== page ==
In the last few days, as I sat down to work on making a bag, I realised that it’s been around 10 years since I lived in a small-ish house. This realisation was brought to me by a very bodily feeling, namely that I get a lot colder than I used to. Don’t get me wrong, I grew up in a small house, it used to be perfectly normal for me to wrap up and wear slippers. However, the last place I lived, you could walk around all winter in a T-shirt with the heating barely on. Ah, the luxury…

So I interjected my current work by making myself some slippers. Not that I hadn’t thought about it before, but, seeing that our flat was so warm, I found it quite hard to get motivated to make something I didn’t need.

Self-drafted pattern

Of course, my idea to “quickly” make myself some boot slippers turned into an endeavor that took a day and a half. Most of that was probably due to the fact that making a pattern for shoes, especially if you have never made shoes before, can be quite daunting.

The sole

I started by tracing my feet on cardboard with a pen, which was the quickest and easiest part of the whole pattern-making exercise.

 

tracing my feet for "ugg" boot slippers

 

This turned into the base pattern for the sole. With added seam allowances, I used it for all the necessary sole pieces, of which there were 4 for each foot: 1 outside sole made of vinyl leather, 2x wadding, and 1 lining. Apart from the sole for the lining, I sewed all the others together, layered with the cardboard pieces in between the two sheets of wadding.

 

"ugg" boot slippers sole parts

 

"ugg" boot slippers sole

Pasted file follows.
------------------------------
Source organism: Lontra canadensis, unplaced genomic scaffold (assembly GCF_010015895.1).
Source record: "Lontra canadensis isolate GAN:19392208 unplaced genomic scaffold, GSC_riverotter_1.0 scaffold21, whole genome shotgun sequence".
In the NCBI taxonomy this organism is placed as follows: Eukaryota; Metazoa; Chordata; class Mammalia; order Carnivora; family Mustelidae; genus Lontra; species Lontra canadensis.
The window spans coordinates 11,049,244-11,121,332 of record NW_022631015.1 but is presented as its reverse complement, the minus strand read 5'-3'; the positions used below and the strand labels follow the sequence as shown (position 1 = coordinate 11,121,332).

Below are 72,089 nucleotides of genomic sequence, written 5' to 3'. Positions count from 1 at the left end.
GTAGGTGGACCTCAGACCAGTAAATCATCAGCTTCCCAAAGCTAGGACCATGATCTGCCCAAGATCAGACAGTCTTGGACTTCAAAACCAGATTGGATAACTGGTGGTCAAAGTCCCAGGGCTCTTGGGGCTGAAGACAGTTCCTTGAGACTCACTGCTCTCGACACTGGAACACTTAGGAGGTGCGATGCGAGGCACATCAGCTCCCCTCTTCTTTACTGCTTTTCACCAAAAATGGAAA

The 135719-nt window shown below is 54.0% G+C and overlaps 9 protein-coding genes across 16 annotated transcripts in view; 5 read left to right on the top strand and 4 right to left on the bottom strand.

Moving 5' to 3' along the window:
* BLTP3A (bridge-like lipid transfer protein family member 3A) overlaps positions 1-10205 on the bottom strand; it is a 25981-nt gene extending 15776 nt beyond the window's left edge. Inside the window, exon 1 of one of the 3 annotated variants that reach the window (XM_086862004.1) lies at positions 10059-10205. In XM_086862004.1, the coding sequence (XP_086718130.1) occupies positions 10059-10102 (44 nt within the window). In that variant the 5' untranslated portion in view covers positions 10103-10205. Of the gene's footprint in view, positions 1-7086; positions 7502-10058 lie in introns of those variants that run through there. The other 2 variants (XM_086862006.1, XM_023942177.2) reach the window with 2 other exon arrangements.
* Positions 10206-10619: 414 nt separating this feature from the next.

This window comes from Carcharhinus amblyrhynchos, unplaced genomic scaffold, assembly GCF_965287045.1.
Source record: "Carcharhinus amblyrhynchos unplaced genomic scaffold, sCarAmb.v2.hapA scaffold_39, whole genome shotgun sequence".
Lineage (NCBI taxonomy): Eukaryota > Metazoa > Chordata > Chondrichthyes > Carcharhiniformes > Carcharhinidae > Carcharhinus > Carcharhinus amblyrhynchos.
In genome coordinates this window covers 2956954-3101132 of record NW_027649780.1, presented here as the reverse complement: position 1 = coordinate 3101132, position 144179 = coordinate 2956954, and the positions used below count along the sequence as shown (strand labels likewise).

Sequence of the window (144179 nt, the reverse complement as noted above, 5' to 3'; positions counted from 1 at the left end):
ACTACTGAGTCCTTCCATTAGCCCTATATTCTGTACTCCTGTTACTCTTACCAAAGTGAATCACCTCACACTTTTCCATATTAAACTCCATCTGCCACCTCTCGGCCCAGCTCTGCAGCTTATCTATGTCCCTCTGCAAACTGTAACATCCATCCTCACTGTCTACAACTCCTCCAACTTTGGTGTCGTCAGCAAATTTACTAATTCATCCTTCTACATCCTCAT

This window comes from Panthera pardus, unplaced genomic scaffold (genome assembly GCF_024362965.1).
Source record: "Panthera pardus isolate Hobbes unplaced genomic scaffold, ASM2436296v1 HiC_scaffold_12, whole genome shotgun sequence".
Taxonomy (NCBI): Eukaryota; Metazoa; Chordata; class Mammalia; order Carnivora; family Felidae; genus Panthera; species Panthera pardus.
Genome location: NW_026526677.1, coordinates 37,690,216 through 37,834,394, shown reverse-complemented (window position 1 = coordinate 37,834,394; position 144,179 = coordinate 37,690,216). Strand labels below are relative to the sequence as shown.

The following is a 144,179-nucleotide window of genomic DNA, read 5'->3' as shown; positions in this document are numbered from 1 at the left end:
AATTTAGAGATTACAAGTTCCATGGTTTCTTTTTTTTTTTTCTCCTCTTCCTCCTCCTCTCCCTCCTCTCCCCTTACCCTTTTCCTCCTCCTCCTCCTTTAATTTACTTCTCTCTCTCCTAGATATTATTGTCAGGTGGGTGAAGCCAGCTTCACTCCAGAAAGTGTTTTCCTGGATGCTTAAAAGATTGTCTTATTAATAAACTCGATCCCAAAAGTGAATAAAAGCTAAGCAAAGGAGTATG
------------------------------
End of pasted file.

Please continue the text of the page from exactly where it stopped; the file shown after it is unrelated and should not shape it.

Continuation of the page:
The shoe pattern

I wanted slippers that look a bit like “ugg” boots, so I spent a few hours figuring out how to make that happen. I practised on a really small scale, which turned out to be a good idea for not wasting too much material. I’m not 100% happy with how it scaled up once I added seam allowances and will be sure to alter the pattern, in case I need boot slippers again. I cut the pattern pieces for the wadding and lining longer than for the outside fabric, as I wanted a fur trim at the top.

 

"ugg" boot slippers self-drafted pattern

 

"ugg" boot slippers pattern pieces

 

Sewing the slippers together

I thought it would probably be a good idea to attach the wadding to the outside fabric, so I sewed it on around the edges, inside the seam allowances. Then I sewed the pattern pieces for the shell together, stitching them to the sole in the end.

 

"ugg" boot slippers outside shell

 

"ugg" boot slippers inside of outside shell

 

The lining definitely needed overlocking around the edges. Faux fur tends to make a huge mess when you cut it and this was no exception. Nevertheless, once I had sewn all the lining pieces together, it made me think that I want some furry boot slippers as well. 😉

 

"ugg" bot slippers lining pieces overlocked

 

"ugg" boot slippers fur lining

 

Now it was just a question of turning the lining around and slipping it into the boots. I then simply overlocked it onto the waddin. After turning the fur over twice, I now had the boot slippers I desired.

 

"ugg" boot slippers 5

 

self-drafted "ugg" boot slippers 2

 

self-drafted "ugg" boot slippers 1

 

 

 

 

 

Self-drafted Scuba Dress

scuba dress on me front

 

I’ve been a busy girl this week. First, I updated my blog with a coat I made a while ago, then I made this dress, and then I also made a cute bag, which I shall tell you about next week. There will be some instructions as well as a tutorial on how to make bag straps in a pretty easy way.

How did I find the time for all this? Well, for one, I am unemployed at the moment. 😉 However, if you have an overlocker, you already know how quickly you can assemble a garment, and it will come as no surprise to you that it took me less than 3 hours in total to make this dress (this time includes some pattern-drafting on an existing basic pattern). If you don’t have an overlocker andlike to work with jerseys, get one. Seriously. Just do it. It doesn’t have to be expensive. I bought mine second-hand from ebay for around 90 Euros.

What fabric did I use?

I bought this scuba from this website a few months ago (UK equivalent here). I only saw today that they finally have a scuba-section. They did a survey last year in which I stated that I wanted more scubas, which made me wonder if I had something to do with that. 😛 Seriously though, I love that I can now find scubas on there without going through all of the jersey-section.